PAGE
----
County commissioners preparing to put the final touches on next year's budget got an unexpected windfall this week when Sheriff Chris Nocco said he plans to return $1.1 million unspent in the current year.
Constitutional officers routinely give back so-called "excess fees" to county officials, who can spend them in the upcoming budget that takes effect Oct. 1. This year's amount is on the high end of what the Sheriff's Office usually gives back.
During Sheriff Bob White's tenure, he often asked that commissioners plug the unspent fees back into law enforcement. Nocco, who was appointed sheriff after White retired in April, made no such request this year. The sheriff's budget was $86 million.
"It's a lot better than what we've received in the past," said County Administrator John Gallagher.
The money gives commissioners some wiggle room as they begin negotiations on the proposed $1 billion county spending plan. But it might not take long to spend the new cash. Consider some possibilities:
• Saving the last two county swimming pools at Veterans Memorial Park and the Land O' Lakes Recreational Complex. Money could also be set aside for future maintenance costs. Price tag: $289,000.
• Eliminating the new $2 parking fee at 11 popular county parks. Commissioner Jack Mariano has long pushed this, though he's been consistently voted down. Price tag: A projected $800,000.
• Beefing up an economic development fund that can be used to lure a major company. The county already plans to set aside $2 million this year. Price tag: Commissioner Ted Schrader suggested raising that amount by $500,000.
• Employee raises after three years of flat salaries. The move would help offset the new requirement that workers contribute 3 percent of their salary toward their pension. But the decision could be politically unpopular as the Pasco school district sheds hundreds of jobs and other Tampa Bay governments keep salaries level. Price tag: Roughly $1 million for each percentage increase for all county employees.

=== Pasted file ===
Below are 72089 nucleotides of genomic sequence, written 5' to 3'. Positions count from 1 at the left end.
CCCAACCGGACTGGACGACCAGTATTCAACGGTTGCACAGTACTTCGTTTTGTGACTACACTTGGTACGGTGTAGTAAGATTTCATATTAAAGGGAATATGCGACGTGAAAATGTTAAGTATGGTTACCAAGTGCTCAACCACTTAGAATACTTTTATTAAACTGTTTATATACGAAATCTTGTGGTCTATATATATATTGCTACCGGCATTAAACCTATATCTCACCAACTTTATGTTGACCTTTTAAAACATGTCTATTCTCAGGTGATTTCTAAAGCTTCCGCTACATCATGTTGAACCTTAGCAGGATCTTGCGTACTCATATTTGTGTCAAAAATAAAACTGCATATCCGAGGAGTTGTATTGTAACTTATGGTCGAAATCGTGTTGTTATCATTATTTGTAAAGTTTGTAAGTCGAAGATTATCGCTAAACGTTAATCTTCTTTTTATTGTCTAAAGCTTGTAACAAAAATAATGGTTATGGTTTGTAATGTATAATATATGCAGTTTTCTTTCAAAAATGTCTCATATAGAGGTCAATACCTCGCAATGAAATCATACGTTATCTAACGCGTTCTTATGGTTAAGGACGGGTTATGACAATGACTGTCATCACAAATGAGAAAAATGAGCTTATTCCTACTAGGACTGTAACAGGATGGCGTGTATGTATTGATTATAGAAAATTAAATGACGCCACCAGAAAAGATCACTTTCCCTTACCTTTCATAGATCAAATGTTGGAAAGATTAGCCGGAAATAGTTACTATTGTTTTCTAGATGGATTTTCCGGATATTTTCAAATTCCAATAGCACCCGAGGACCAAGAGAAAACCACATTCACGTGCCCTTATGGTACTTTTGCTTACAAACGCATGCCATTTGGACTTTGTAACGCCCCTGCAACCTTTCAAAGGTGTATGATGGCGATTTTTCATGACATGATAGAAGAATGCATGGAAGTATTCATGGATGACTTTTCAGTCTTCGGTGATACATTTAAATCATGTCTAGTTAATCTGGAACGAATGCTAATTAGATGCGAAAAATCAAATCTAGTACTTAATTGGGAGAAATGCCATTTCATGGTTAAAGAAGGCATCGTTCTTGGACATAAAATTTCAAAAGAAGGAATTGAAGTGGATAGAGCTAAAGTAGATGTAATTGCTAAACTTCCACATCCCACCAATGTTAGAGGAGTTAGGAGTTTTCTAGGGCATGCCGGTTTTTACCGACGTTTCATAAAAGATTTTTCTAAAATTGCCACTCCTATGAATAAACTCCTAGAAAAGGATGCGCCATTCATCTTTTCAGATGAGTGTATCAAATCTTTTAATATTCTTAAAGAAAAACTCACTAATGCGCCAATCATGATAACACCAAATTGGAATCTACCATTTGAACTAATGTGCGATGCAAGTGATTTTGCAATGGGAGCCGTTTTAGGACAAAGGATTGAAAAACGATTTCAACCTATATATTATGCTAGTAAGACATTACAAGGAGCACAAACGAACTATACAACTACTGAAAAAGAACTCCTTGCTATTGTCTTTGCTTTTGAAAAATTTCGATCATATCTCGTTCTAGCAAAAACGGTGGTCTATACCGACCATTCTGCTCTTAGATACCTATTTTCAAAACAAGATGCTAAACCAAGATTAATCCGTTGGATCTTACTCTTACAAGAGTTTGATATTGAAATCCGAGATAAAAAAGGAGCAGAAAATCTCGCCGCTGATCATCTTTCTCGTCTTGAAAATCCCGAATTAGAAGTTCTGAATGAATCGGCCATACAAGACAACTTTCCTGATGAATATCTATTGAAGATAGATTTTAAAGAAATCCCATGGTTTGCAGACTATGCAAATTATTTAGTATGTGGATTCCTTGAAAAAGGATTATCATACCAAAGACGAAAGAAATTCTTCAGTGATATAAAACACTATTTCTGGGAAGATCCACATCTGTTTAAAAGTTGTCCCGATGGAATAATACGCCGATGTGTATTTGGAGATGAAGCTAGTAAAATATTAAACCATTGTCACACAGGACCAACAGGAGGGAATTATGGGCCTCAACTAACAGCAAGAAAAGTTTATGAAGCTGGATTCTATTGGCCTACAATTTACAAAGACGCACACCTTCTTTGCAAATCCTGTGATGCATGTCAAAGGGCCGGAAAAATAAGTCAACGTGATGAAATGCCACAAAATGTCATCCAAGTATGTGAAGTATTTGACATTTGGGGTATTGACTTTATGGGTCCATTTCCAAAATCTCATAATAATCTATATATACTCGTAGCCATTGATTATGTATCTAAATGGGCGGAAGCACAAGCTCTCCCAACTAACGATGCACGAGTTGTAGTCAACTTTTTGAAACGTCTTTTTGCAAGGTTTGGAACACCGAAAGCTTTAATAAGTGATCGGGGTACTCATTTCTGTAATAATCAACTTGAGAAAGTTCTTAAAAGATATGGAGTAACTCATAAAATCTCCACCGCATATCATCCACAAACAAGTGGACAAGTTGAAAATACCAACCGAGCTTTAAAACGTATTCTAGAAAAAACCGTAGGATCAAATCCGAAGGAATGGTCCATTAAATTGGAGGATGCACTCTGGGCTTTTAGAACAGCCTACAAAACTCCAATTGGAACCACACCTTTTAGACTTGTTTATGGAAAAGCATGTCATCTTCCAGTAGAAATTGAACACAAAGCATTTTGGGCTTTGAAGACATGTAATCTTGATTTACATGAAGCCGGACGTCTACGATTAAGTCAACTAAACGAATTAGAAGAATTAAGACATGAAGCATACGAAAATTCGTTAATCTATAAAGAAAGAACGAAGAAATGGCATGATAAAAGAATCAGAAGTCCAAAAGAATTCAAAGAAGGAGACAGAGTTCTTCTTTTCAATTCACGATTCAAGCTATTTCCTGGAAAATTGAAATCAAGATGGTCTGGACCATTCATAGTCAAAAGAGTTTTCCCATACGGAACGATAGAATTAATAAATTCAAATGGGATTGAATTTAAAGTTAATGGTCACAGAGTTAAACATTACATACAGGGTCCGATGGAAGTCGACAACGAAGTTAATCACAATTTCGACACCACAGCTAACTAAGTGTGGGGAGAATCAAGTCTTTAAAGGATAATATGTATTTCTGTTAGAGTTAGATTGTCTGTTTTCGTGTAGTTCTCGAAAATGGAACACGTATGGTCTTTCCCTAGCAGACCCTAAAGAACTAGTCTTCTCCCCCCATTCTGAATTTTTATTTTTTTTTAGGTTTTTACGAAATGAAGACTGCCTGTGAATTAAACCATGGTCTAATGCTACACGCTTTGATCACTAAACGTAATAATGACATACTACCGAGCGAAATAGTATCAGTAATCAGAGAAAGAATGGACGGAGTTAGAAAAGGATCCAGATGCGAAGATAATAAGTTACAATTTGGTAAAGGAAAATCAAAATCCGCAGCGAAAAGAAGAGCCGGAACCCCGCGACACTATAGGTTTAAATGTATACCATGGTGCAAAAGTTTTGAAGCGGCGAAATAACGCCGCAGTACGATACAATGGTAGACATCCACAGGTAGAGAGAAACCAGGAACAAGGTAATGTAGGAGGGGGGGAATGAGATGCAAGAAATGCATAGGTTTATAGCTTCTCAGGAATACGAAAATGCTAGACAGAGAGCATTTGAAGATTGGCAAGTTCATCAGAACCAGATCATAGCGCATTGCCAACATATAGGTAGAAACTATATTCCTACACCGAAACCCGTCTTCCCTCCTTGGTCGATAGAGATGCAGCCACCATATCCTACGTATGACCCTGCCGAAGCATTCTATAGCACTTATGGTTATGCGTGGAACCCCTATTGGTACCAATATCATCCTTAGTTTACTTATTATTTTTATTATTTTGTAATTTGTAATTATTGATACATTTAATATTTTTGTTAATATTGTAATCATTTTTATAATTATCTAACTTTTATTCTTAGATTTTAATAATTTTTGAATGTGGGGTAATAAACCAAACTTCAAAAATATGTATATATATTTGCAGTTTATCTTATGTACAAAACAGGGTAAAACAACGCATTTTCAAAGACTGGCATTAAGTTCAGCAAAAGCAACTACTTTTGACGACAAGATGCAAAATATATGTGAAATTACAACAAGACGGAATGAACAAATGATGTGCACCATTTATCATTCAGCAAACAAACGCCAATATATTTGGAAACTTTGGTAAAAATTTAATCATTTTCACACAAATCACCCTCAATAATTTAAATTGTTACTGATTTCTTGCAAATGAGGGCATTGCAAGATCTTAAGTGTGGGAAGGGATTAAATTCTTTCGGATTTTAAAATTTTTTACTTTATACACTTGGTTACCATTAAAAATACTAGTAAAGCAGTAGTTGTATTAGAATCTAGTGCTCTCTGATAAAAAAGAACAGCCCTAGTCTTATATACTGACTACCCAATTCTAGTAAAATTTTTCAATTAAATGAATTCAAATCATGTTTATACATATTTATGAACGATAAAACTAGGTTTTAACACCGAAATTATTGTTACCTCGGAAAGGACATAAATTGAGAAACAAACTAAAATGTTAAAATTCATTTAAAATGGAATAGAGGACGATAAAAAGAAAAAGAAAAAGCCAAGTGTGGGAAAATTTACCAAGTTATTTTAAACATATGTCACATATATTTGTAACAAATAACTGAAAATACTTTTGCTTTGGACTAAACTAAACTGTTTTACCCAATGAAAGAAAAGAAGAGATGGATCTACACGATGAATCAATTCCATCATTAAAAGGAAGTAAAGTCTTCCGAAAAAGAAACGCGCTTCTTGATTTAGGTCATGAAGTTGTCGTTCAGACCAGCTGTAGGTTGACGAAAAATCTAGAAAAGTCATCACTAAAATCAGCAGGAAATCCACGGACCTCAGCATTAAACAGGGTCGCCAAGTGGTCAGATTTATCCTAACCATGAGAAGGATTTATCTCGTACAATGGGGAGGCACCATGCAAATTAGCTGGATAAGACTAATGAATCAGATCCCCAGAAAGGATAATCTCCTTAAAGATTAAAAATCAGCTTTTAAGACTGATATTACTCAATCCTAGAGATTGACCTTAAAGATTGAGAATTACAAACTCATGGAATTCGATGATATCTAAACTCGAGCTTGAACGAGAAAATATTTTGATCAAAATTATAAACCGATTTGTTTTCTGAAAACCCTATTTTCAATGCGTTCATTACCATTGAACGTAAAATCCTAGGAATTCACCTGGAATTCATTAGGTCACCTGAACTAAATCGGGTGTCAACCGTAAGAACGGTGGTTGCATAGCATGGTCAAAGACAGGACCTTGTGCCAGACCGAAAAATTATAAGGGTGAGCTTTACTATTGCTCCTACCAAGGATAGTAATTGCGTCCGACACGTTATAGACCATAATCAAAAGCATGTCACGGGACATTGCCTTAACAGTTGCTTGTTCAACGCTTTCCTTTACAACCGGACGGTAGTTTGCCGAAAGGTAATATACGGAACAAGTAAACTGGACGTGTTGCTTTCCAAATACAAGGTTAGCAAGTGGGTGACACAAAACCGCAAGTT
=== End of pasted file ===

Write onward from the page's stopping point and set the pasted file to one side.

• Boosting the county's $34 million in reserves closer to a $37 million target.
"I think it might help with some of the holes that we need to try to fill in," said Commissioner Ann Hildebrand, who is one of several commissioners pushing to keep the swimming pools open. "Not having a public pool in Florida kind of goes against the grain."
But Schrader warned that the sheriff's fees are a one-time windfall. He said he's open minded about the pool proposal but wants to ensure the county can commit to keeping them open over the long haul.
"I don't want to just take this money and approve something only to have to face the same prospect of closing pools in the following year," he said.
Commissioners will begin budget talks on Tuesday when they will set next year's property tax rate for county government and fire service. The current rate is $7.68 in tax for every $1,000 of assessed property value, and Gallagher's proposed budget is based on keeping the rate flat.
To take in the same amount of taxes as this year, commissioners would have approve a "rollback rate" of $7.93. That would bring in an extra $3.3 million.
Lee Logan can be reached at firstname.lastname@example.org or (727) 869-6236.